Colds often start with a sore throat, usually soon followed by a runny or stuffy nose. Even though you might feel quite ill during a cold, it usually doesn't cause any harm. Your immune system can fight off the without any problems.

The worst is typically over within a week. But it can take a little longer for the symptoms to go away completely. Coughs in particular can be stubborn. Adults need 18 days on average to completely recover from a cough, and it can take up to three weeks in children too.


Colds are usually harmless and clear up without any serious consequences. But can sometimes spread through the airways after a viral , and they may cause more severe problems in various places, such as in the sinuses.

If the larynx (voice box) is inflamed, your voice becomes hoarse. Young children may develop croup too. Croup is caused by viruses. The typical symptoms are a "barking" cough, raspy sounds when you breathe in and mild breathing difficulties.

In babies, infants and toddlers, colds sometimes spread to the ear and lead to a middle ear infection. Bacterial infections in the throat can cause tonsillitis.

Infections of the upper airways (in the nose, mouth and throat area) only very rarely cause serious complications like . It is a good idea to see a doctor if you have a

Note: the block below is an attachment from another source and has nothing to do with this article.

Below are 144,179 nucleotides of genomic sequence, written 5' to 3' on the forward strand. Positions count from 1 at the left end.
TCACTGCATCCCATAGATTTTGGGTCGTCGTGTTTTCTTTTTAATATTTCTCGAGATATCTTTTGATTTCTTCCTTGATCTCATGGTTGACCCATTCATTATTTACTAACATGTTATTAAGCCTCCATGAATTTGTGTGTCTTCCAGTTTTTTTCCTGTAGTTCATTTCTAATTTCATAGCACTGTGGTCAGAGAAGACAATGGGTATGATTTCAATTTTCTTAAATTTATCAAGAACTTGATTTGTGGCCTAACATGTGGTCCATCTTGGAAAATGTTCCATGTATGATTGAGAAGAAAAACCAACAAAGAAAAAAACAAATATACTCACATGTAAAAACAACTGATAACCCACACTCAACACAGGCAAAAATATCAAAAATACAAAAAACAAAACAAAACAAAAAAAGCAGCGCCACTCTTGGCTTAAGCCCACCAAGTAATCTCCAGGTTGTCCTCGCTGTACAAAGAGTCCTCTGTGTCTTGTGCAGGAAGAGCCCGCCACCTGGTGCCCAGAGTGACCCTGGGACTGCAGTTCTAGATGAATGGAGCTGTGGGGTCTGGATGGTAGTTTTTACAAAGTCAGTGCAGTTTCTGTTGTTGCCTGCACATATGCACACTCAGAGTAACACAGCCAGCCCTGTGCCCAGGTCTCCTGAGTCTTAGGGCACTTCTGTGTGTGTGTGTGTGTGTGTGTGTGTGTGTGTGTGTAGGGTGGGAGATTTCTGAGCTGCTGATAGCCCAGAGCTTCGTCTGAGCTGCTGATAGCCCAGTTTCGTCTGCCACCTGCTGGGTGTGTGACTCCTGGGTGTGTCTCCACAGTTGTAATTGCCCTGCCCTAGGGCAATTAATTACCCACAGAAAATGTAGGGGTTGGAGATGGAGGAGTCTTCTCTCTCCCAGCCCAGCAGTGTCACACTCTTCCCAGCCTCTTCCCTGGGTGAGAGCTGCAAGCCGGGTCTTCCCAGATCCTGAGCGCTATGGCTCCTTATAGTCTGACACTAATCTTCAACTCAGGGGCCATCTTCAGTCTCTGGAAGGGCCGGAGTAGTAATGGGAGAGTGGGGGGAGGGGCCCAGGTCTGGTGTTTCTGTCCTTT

• high fever,
  • severe or worsening symptoms,
  • chest pain,
  • shortness of breath or
  • trouble breathing.

This is especially important for people who have a chronic disease of the airways, such as chronic obstructive pulmonary disease (COPD).

Illustration: Airways


No special tests are needed for doctors to diagnose a cold. Because practically everyone knows the symptoms from childhood, most people don't go to see the doctor. Doctors usually just need to look into your throat and ask you what symptoms you have.

Colds are very common, so it's much less likely that you have another illness with similar symptoms. But if your doctor thinks you may have the flu or another more serious , tests like nose or throat swabs can help to find out. It may also be a good idea to have a test for the coronavirus SARS-CoV-2 (the that causes COVID-19).